Thursday, June 28, 2007

stranger

He was sitting in the middle of the road, primly puffed and rusty red feathers tucked, and something in my heart liquified at the sight. He must be heartbroken, too stunned to move, unable to leave his mate, now a mess of dark skyward feathers all angles and sharp like bones, drops of blood like bling in the morning sun.

Transfixed, I managed to back out of the way of oncoming traffic, stopping on the side of the road trying to figure out what to do. A car drove by, inches from the grieving survivor, and I realized I was mistaken; he must be dead. I rolled forward, then stopped to look again. He just looked so alive. And sure enough, I saw his shiny eye blink at me. Again I started to roll, then stopped. He must be too injured to move, and I didn't want him left on the road for the next car to roll over him.

So Sugar D took one of Swee'pea's spare and now unused receiving blankets left over from the days when we couldn't leave the house without several receptacles for Swee'pea's frequent spit-ups. He picked up the survivor and put him on our front lawn. I hoped that someone would call an agency to rescue the bird, if he survived longer than an hour. (I would have done it myself but was freaking out about timing because Sugar D had a job interview in Toronto to get to).

When we got home, I'd forgotten. But Sugar D announced that he had to check on the bird on the porch. On the porch? Yes. He put him in an old Huggies box in the shade of the porch with a piece of bread and a bowl of water, along with the baby blanket for cushioning. Sure enough, when we peaked over the edge of cardboard, there was that same eye blinking back at me.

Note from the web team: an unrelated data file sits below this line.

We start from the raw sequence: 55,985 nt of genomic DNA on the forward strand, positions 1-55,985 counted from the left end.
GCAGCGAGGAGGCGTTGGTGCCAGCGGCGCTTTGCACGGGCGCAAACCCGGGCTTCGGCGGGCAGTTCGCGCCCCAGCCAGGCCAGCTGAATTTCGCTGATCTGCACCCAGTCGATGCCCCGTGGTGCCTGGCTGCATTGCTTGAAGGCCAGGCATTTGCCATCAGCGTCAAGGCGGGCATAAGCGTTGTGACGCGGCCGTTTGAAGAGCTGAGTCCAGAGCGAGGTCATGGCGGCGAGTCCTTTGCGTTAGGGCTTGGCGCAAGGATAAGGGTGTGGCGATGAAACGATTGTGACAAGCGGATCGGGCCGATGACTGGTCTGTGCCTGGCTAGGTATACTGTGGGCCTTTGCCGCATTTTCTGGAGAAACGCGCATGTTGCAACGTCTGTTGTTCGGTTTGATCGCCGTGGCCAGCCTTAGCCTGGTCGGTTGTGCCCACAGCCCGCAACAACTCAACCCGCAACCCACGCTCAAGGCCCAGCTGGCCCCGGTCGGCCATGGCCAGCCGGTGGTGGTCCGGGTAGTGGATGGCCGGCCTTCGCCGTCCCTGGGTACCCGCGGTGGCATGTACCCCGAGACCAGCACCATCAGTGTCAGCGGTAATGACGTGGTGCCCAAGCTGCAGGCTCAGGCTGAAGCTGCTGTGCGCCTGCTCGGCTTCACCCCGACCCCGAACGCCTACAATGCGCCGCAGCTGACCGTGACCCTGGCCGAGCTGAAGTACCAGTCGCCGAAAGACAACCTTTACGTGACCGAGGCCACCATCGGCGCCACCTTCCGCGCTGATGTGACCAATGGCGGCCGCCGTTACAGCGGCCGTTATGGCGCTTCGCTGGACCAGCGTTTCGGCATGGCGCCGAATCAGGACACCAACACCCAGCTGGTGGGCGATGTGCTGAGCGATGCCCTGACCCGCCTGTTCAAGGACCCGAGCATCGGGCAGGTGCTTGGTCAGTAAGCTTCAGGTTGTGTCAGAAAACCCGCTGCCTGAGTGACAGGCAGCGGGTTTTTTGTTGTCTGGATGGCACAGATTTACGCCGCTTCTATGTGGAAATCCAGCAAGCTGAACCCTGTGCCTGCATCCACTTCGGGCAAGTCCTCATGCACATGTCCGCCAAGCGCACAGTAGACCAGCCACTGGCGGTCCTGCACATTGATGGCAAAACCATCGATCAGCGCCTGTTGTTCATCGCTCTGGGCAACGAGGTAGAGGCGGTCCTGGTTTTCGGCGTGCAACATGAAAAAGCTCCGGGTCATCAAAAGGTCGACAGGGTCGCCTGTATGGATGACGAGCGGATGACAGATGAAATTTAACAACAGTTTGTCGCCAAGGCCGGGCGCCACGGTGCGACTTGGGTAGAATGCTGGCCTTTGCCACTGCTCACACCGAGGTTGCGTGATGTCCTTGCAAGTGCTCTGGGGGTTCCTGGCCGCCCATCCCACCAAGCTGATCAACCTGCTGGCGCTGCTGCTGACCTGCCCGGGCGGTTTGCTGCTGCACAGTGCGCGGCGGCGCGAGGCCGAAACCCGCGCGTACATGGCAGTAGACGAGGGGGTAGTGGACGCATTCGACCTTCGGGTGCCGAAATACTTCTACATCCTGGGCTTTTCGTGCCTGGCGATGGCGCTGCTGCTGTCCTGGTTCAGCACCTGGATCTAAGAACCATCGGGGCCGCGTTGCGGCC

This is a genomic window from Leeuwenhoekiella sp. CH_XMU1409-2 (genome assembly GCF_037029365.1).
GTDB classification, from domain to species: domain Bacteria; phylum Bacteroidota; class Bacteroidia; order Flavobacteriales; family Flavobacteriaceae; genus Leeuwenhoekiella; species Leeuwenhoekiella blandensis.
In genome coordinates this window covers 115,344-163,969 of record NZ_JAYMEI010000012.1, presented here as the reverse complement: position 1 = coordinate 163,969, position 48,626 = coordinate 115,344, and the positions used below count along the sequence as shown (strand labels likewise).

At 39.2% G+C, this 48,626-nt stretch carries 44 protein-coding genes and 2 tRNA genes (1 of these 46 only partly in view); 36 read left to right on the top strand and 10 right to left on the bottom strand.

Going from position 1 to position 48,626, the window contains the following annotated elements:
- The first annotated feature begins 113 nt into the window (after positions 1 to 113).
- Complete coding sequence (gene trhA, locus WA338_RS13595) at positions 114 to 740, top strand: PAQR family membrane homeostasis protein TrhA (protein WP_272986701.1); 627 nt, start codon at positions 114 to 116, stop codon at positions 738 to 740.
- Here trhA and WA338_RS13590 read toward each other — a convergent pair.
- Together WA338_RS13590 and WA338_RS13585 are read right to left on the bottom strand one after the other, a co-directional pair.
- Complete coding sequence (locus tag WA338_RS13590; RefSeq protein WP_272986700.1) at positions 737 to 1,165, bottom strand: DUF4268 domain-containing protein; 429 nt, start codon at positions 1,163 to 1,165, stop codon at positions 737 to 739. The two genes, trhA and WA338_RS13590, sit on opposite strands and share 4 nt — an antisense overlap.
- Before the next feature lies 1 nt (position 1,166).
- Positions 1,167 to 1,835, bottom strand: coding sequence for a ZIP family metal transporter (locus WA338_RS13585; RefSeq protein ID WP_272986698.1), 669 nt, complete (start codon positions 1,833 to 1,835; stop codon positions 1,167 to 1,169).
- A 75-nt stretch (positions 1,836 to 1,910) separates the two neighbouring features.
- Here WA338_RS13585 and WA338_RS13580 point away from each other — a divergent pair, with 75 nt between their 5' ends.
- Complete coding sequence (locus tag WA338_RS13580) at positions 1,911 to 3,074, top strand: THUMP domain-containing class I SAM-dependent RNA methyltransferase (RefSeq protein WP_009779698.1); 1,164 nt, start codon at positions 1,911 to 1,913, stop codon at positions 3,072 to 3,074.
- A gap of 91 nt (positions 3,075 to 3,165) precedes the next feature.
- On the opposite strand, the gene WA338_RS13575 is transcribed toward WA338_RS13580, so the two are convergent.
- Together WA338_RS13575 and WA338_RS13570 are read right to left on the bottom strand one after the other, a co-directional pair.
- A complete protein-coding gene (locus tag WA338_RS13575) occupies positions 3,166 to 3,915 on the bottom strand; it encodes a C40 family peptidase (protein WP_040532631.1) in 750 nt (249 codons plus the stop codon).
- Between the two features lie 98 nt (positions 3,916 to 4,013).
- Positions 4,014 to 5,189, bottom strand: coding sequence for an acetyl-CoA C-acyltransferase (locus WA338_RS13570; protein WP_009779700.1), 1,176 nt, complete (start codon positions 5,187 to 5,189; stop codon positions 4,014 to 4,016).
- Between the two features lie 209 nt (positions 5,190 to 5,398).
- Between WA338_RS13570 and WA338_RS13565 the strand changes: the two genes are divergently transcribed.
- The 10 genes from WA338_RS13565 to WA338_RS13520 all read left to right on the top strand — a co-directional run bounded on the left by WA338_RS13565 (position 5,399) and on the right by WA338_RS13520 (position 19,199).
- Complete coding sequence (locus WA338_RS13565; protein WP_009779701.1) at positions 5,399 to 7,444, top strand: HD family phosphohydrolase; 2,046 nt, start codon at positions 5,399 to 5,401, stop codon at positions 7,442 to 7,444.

We called the local humane society, the university's wild bird rescue centre having closed from lack of funding. The woman who came thought he looked uninjured, but guessed he was sick, too sick to move away from the car. So I wonder: was it a fluke that he was next to that recently killed bird? Or were they both too sick to avoid traffic? Was it suicide, an escape from a miserable, terminal illness? I guess I'll never know.

7 comments:

Aliki2006 said...

Poor bird--so kind of you to stop and help it out a little. I hope it fares ok in the end.

slouching mom said...

Oh. This made me sad.

How nice that you did that.

NotSoSage said...

Birds have been my weakness ever since an experience I had when Mme L was a newborn and I saw a little one that had fallen out of the nest and it broke my heart to think of Mme L like that: helpless and lost and, really, doomed. I couldn't do anything for that little bird. I'm glad you did something for this one.

I hope Sugar D's interview went well.

Oh, The Joys said...

i remember a highway and a whole flock of swans trying to cross...stopping... trying to put an injured swan in the car...

Beck said...

Poor little bird. I have a nest of baby birds right in my kitchen window and I also have a yardful of neighbourhood cats. I hope the little birds make it.
And I've tagged you.

Kyla said...

Oh, poor birdie. So kind of you to help him out.

jen said...

oooh...a love pact. one bird was from the other side of the flock, the love of their feathers unbreedable, slowly they recognize their fate, to be featherless and alone, and a brave swoop they took the plunge to eternity.

but then the dude chickened (pun intended) out.